New lawsuit challenges SEC’s regulation by enforcement approach

Assistant law professor Todd Phillips noted that the plaintiffs might find a more “amenable” court to the major questions doctrine argument put forth in the suit

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The fight is being taken to the Securities and Exchange Commission.

LEJILEX, a digital asset company, and the Crypto Freedom Alliance of Texas (CFAT) filed a lawsuit against the US regulator in a Texas court on Wednesday.

The plaintiffs claimed in court papers that the SEC has not received the proper authority to regulate digital assets. 

“Although multiple SEC Commissioners have recognized for years that Congress has not provided the SEC with broad authority to regulate digital assets — and although Congress has considered dozens of often bipartisan bills related to digital asset regulation in recent years but enacted none of them — the SEC’s recent enforcement actions embrace the novel position that nearly all digital asset transactions involve ‘investment contracts’ under the federal securities laws,” the suit argues.

“Crypto goes on offense in the courts,” commented Jake Chervinsky, chief legal officer at Variant Fund.

Read more: SEC’s Hester Peirce: We don’t have to regulate crypto through the courtroom

Furthermore, the two argue that the SEC’s enforcement actions name digital assets, “not investment contracts, because “they do not involve any kind of ongoing commitment on the part of the asset seller or developer to manage any common venture for the asset buyer’s benefit.”

According to the complaint, LEJILEX “wishes to launch a new digital asset trading platform. However, the company is concerned that the SEC may seek a suit against it at a later date, due to its previous actions.

The SEC filed a suit against Ripple in 2020. In June of last year, it announced actions against Coinbase and Binance.

Read more: Binance and Changpeng ‘CZ’ Zhao face multiple SEC charges

CFAT, on the other hand, “advocates for the responsible development” of crypto policies in Texas. It argued that the SEC’s current dominion over the industry “impedes the ability of other authorities whose jurisdiction may properly extend to digital assets to enter the field.”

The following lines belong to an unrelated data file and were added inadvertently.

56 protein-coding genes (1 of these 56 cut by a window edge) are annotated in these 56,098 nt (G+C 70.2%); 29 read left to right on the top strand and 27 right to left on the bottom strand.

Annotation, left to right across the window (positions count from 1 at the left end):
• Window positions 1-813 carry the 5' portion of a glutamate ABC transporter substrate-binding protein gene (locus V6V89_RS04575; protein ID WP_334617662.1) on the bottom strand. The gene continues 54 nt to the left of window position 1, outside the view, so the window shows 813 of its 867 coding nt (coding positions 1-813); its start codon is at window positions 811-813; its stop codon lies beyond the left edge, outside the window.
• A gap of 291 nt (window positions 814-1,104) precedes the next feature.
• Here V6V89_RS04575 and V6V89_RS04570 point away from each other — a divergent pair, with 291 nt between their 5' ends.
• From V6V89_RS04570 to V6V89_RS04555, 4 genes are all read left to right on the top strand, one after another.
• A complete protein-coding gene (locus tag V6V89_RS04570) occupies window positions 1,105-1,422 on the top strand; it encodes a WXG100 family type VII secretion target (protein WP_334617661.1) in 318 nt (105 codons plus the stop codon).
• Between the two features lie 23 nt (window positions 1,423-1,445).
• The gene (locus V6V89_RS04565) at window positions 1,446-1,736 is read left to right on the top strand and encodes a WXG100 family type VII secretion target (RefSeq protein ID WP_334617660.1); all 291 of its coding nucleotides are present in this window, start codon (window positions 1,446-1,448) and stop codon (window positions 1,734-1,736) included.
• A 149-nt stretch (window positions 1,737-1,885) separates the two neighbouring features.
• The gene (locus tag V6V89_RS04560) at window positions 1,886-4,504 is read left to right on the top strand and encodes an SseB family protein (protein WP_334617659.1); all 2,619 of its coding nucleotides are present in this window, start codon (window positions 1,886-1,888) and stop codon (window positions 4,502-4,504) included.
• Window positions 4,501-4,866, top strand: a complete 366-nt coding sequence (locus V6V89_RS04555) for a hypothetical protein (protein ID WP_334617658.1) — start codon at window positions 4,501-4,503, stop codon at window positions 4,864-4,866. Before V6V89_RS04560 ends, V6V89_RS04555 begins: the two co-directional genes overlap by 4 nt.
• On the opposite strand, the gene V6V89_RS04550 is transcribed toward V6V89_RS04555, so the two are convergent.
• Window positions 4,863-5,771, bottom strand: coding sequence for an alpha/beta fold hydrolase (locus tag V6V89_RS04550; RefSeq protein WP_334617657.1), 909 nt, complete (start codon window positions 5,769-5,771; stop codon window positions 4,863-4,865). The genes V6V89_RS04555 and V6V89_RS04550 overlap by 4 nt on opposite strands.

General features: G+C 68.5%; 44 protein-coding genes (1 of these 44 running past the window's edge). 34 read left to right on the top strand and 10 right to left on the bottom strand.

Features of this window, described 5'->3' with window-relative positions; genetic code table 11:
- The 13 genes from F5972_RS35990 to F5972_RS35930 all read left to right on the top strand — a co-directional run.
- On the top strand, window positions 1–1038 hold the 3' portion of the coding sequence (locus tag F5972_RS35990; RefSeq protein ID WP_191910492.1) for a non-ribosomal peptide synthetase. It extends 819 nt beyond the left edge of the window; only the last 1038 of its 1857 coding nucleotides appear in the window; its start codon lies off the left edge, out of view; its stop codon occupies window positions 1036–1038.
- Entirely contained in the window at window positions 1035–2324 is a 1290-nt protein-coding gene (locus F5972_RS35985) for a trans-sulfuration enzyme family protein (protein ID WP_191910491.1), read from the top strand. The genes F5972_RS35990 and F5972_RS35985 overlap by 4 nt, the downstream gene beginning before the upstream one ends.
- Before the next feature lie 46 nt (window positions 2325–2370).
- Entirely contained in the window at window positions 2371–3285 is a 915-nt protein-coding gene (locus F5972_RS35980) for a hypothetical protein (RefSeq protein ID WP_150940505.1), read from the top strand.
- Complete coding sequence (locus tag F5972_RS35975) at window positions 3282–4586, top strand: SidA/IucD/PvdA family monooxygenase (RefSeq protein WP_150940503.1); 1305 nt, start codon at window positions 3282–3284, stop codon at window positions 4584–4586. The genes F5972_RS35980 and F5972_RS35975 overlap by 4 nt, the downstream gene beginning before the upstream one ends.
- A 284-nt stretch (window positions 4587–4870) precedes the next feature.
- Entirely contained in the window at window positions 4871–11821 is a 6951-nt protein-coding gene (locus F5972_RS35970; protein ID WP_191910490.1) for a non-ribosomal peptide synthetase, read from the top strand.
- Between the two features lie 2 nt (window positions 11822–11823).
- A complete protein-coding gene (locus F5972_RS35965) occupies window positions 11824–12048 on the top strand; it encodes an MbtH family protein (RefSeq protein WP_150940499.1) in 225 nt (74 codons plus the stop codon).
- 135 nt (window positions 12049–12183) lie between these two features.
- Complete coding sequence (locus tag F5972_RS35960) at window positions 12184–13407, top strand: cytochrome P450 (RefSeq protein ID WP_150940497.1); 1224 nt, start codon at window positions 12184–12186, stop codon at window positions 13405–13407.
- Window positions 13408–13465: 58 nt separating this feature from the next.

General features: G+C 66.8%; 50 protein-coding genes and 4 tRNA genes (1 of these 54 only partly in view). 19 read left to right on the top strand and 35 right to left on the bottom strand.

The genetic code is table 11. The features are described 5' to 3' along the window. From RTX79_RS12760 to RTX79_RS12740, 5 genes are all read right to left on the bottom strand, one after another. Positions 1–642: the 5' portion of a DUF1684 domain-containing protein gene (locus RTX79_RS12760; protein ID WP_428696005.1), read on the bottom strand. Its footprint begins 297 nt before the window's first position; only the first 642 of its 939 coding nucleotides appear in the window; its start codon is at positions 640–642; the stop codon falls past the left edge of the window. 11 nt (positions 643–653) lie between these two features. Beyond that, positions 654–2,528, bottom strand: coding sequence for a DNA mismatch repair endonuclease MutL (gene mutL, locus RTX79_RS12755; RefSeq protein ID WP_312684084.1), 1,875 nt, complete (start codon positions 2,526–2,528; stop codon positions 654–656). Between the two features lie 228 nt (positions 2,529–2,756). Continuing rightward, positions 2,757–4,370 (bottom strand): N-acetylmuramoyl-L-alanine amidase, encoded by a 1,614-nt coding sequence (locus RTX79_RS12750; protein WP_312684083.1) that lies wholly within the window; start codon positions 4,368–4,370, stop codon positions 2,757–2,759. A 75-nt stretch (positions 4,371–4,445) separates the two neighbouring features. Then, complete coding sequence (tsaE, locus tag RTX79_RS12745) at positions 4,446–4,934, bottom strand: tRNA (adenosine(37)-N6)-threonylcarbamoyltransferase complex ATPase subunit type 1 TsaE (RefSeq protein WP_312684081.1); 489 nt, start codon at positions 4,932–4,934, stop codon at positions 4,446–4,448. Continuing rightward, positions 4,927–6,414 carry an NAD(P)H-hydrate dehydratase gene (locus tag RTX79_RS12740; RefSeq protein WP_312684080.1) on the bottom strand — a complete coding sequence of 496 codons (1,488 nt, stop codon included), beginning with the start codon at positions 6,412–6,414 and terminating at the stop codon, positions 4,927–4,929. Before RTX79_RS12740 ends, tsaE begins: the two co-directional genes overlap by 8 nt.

The 57-page complaint claims that the SEC has “refused to propose for public comment any regulations setting forth its view on what purportedly brings a digital asset within its regulatory domain — and in fact explicitly denied a recent petition for rulemaking imploring the agency to do so.”

Coinbase attempted to seek regulatory clarity from the SEC last year but was denied by the SEC

Paul Grewal, chief legal officer at Coinbase, weighed in on the Texas suit, asking “how many suits will it take before the [SEC] gets that all this community asks is to understand the rules so that it can follow them faithfully?”  

Todd Phillips, an assistant professor of law at Robinson College, believes that the court filing will allow the Fifth Circuit Court to weigh in on the suit. 

“I expect the 5th Circuit to be more amenable to the [major questions doctrine] & other [arguments] than judges in DC & NY. We are almost guaranteed to get a circuit split over whether 1) crypto assets can ever be securities and 2) the [major questions doctrine] prevents the SEC from regulating crypto,” he wrote.

Phillips further noted that he previously helped file amicus briefs in the Coinbase suit, arguing that “because the SEC is just bringing enforcement actions under statute [without] a regulation, there cannot be a [major questions doctrine] violation.”

The major questions doctrine has been a key point for both Coinbase and Binance and essentially states that Congress must specify if it wants an agency to have power over significant matters instead of implying the authority in law.

Coinbase first cited the doctrine in May of last year, arguing that the SEC cannot make unilateral decisions on crypto. 

Last month, Judge Katherine Polk Failla told Coinbase attorneys that she wasn’t “sure the crypto industry is so major or extraordinary that I have to find it here,” adding later that she also didn’t want to “take power I don’t have, to stop something I shouldn’t.”  

In November of last year, SEC commissioner Hester Peirce said that the SEC “should really be thinking proactively about building a regulatory framework…that would work and allow companies to do business in the United States, and that’s what I’m hoping we can work on in the coming months and years.”

An SEC spokesperson declined to comment on the suit.


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